Persimmon ‘Native American’

Diospyros virginiana

A native tree that produces bright orange fruits. The persimmon fruit, which usually ripens in fall, is often used in jams and baked goods. The fruit pulp can be turned into molasses, and the seeds can be turned into a peanut-like oil or roasted and used as a coffee substitute. Dried leaves make an excellent tea high in vitamin C.

* Larva Plant for over 45 species of butterfly and moth.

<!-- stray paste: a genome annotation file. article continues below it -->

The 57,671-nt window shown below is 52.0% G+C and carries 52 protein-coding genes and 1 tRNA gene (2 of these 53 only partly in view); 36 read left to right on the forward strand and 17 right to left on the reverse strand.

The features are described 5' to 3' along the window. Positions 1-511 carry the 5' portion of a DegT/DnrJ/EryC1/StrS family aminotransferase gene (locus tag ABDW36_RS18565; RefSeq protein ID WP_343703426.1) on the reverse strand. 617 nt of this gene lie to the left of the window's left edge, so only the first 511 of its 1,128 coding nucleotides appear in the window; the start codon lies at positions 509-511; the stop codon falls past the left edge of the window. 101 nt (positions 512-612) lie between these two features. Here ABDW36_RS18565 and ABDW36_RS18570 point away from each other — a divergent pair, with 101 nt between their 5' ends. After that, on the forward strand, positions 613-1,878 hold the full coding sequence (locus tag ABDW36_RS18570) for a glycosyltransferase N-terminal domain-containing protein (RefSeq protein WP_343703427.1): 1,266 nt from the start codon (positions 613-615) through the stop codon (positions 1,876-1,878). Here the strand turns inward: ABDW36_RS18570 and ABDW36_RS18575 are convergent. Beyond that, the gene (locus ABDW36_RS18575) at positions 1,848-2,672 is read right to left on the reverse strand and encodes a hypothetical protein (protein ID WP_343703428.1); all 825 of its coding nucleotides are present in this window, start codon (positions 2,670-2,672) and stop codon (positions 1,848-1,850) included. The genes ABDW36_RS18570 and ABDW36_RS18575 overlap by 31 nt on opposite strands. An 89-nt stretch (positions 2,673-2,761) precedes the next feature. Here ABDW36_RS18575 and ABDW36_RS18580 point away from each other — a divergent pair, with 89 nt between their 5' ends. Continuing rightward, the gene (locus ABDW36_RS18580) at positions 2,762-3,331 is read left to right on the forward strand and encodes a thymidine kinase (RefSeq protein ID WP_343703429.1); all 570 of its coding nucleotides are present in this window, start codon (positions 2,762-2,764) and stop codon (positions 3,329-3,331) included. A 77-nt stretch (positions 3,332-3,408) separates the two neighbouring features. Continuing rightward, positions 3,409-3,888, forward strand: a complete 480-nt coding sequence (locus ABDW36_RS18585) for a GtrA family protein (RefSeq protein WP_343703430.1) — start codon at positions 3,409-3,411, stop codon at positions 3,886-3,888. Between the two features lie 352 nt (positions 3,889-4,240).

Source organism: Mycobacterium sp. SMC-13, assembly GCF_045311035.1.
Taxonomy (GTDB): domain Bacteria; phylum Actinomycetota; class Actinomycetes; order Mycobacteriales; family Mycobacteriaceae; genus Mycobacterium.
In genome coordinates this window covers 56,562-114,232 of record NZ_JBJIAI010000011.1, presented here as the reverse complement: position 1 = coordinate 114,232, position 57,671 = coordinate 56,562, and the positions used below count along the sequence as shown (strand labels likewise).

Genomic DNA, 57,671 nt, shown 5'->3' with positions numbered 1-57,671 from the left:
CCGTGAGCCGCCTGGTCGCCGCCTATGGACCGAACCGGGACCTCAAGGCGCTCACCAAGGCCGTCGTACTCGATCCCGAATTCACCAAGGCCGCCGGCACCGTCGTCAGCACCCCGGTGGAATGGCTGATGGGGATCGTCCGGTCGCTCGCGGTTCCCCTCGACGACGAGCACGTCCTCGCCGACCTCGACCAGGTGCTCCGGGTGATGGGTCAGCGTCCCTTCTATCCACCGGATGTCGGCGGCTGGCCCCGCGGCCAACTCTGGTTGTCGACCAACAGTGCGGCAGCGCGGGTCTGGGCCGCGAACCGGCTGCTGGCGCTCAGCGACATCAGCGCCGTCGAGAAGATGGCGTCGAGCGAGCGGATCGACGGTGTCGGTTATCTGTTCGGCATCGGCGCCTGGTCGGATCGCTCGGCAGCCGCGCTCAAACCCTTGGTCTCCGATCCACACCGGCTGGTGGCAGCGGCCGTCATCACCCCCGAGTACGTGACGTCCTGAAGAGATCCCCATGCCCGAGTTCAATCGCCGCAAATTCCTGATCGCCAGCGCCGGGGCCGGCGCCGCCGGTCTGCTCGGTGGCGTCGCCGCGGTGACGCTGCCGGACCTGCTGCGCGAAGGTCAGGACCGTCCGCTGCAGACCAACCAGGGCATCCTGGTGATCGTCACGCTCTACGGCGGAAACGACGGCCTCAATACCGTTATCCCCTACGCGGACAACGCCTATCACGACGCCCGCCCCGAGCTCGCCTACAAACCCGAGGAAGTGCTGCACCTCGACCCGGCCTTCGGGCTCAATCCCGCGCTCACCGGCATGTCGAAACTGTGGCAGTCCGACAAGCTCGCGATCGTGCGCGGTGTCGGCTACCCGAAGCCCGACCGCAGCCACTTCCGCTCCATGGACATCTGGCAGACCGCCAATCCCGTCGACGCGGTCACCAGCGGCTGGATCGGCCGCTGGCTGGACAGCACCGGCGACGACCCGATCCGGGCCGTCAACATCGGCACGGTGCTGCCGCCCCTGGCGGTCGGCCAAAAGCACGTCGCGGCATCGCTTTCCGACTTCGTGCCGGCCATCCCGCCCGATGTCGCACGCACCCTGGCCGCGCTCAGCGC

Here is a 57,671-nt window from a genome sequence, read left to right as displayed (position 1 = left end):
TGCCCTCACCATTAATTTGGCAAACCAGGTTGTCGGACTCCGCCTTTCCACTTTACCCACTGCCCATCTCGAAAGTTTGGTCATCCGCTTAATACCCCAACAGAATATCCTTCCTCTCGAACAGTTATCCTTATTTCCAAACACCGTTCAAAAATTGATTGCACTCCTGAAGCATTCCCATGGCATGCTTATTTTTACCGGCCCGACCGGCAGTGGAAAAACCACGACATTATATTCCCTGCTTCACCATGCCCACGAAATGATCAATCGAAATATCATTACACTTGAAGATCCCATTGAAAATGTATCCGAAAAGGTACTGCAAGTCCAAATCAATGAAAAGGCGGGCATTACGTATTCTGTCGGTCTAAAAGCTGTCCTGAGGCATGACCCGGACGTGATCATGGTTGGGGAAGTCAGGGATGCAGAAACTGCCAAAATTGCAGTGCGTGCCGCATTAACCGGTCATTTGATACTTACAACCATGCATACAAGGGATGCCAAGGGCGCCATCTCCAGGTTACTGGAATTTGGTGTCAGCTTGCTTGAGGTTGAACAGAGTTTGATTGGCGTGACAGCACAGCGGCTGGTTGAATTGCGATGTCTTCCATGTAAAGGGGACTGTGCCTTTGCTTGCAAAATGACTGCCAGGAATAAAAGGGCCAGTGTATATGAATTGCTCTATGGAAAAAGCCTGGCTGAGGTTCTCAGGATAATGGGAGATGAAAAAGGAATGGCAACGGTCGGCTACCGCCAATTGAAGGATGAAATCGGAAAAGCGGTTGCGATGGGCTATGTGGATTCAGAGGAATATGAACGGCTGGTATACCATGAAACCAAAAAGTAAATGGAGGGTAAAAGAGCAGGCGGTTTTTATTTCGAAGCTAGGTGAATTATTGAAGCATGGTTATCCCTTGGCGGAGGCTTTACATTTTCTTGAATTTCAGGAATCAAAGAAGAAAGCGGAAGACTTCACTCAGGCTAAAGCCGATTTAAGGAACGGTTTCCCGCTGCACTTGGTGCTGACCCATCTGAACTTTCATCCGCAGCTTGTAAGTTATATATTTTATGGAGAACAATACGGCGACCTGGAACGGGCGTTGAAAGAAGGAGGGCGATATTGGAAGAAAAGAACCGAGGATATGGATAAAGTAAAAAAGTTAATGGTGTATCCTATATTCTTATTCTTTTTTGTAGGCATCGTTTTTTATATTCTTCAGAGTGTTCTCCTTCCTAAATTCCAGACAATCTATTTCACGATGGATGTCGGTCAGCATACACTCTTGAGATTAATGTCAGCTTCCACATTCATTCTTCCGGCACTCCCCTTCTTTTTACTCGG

* Fruit is not edible until exposed to frost or consistently low temperatures.

 

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Product Description

Sun Exposure:
Sun

Flower Color:
White to greenish-yellow
Male:
Tubular appear in clusters of 2 to 3 flowers
Female: Appear solitary and bell or urn-shaped.

Bloom Time:
Mid-Spring

Height:
30-80 Feet

Width:
20-35 Feet

Taste:
Astringent when unripe but sweet when ripe.

Pollination:
Requires Male & Female Tree For Fruit Set

Soil:
Moist, Well-Drained
Plant in a sheltered area

Zone:
5